Six Signs there May be a Problem with Your Voice
Your voice is the sound of your vocal
cords vibrating as air passes out through your larynx. (Some people call the
larynx the “voice box.”) Do you ever wonder whether your voice is as healthy as
it should be? These are the signs of a problem with your voice:
- Hoarseness or raspiness
- A raw, achy or strained feeling
- Feeling as though talking is an effort
- Clearing your throat frequently
- People always asking you if you have a cold when you do
- No longer being able to reach high notes when you’re
Problems with your voice
can be caused by overuse, using your voice the wrong way, infection, injury and
sometimes cancer. There are measures everyone should take to protect their
Drink plenty of water.
Your vocal chords vibrate very quickly when you make any sound with your voice.
They need to be well lubricated. Drinking 6 to 8 glasses of water per day helps
produce mucous, which helps with lubrication.
Avoid cigarette smoke.
Cigarette smoke (either second- or first-hand) passes by the vocal cords as you
breathe in. This causes irritation and swelling, and can cause permanent changes
in the quality of your voice. Smoking also increases the risk of throat and lung
Use your voice wisely.
Constant yelling and screaming is bad for your voice. Talking above a lot of
background noise strains your voice too, so try to limit this. If you notice
that your voice is becoming hoarse, dry or tired, do your best to stop talking.
If you often need to use your voice outdoors or in front of a crowd, it’s a good
idea to use microphones and other voice amplifiers.
Try not to clear your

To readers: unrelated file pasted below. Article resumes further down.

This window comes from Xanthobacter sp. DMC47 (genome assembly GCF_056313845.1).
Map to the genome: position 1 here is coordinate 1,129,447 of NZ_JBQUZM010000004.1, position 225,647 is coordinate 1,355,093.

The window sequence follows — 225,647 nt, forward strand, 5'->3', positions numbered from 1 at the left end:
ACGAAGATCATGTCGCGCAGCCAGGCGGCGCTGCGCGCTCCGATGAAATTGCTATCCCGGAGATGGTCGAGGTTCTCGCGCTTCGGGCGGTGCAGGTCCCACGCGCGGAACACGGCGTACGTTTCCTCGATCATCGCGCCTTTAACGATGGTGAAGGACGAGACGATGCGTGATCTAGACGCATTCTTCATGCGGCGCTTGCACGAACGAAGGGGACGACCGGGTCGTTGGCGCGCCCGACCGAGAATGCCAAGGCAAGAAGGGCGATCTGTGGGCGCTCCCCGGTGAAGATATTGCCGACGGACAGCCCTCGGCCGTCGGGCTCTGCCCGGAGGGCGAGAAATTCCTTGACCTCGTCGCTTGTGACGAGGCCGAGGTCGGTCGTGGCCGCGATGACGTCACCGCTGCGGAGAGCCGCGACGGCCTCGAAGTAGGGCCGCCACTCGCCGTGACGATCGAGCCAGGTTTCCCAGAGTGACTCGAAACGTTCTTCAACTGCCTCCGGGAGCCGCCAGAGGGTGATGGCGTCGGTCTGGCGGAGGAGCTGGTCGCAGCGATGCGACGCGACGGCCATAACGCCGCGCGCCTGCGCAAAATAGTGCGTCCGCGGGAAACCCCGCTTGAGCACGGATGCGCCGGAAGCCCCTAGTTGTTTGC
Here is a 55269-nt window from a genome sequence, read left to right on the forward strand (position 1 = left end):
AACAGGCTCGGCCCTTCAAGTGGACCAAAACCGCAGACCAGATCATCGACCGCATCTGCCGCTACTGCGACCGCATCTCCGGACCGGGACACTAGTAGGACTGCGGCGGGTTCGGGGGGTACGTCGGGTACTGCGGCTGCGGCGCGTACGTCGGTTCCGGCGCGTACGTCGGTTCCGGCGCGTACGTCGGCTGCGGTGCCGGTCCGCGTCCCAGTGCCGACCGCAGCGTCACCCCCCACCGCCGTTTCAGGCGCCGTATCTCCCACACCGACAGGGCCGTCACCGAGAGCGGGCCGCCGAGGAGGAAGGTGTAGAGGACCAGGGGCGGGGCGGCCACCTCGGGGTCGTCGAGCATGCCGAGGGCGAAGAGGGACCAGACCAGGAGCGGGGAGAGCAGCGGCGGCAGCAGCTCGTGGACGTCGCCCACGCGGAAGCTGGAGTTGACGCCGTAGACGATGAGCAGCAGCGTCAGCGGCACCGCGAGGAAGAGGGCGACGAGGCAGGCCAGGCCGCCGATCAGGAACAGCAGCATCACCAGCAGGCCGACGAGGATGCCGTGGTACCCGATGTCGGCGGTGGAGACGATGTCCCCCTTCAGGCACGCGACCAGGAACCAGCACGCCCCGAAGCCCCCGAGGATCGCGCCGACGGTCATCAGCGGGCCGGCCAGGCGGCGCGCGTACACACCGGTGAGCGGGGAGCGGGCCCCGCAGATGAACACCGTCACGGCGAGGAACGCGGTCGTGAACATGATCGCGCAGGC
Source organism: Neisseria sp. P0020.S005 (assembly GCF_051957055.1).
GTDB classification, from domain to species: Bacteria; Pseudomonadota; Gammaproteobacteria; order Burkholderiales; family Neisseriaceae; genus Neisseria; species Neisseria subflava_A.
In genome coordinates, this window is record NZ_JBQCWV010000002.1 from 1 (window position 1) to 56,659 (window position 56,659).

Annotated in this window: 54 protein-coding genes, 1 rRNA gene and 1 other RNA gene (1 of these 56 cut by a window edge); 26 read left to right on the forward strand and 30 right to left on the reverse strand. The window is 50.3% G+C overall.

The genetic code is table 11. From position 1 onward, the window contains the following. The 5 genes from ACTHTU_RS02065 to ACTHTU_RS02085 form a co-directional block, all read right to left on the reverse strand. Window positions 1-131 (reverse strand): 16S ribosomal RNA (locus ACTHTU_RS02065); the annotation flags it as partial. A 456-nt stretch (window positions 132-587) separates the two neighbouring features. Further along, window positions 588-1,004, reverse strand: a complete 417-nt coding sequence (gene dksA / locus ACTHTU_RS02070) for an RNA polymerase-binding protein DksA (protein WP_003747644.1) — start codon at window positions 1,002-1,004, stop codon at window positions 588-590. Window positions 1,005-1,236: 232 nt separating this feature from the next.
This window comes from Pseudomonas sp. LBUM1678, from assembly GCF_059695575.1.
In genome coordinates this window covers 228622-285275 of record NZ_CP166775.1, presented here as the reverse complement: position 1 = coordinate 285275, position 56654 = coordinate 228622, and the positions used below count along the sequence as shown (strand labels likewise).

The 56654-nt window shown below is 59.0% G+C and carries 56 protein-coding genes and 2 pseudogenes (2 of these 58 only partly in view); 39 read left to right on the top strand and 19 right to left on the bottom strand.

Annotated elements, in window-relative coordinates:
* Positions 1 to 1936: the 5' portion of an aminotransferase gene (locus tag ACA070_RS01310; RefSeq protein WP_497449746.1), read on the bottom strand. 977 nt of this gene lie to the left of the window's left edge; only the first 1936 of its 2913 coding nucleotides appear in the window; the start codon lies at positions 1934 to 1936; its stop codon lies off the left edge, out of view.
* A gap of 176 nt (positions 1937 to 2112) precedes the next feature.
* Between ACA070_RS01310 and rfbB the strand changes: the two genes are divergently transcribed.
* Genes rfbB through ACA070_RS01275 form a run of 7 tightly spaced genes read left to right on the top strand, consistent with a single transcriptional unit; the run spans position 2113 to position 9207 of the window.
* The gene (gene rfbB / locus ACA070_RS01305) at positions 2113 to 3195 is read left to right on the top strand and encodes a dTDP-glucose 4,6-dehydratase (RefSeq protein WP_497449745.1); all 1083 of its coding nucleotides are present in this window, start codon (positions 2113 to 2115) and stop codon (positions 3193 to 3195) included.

throat too often. Every time you
clear your throat, your vocal cords slam together, which can be a strain.
Instead, try drinking a sip of water or even just swallowing. If you find that
you have to clear your throat frequently, it’s possible that you could have a
medical condition, such as gastroesophageal reflux disease, sinus problems or
allergies. Ask your doctor to evaluate your condition.
Rest your voice when
you’re sick. If you have an upper
respiratory infection, or even if your voice is hoarse from overuse, keep your
voice quiet as much as possible. If you use your voice professionally—if you’re
a singer, for example—it’s especially important not to over-tax your voice,
because if you do, you could end up with permanent damage.
Speak in a natural tone.
Trying to make your voice sound lower than it really is, or speaking in a higher
tone than is natural, can lead to hoarseness and other problems with your voice.
Proper breathing technique while you’re using your voice, which includes
relaxing your upper body and breathing from your lower chest or abdominal area
(not your shoulders and neck), can help decrease tension in your throat and
When should you see a
doctor about your voice?
Everybody has times when your voice
becomes hoarse or raspy, for all kinds of reasons. But a good rule of thumb is
that if your voice doesn’t return to normal within 2 to 4 weeks after a change,
see your doctor. It’s important to know that a change in voice is one of the
signs of throat cancer. The earlier this type of cancer is detected, the better
the chances that treatment will be effective.
American Academy of Otolaryngology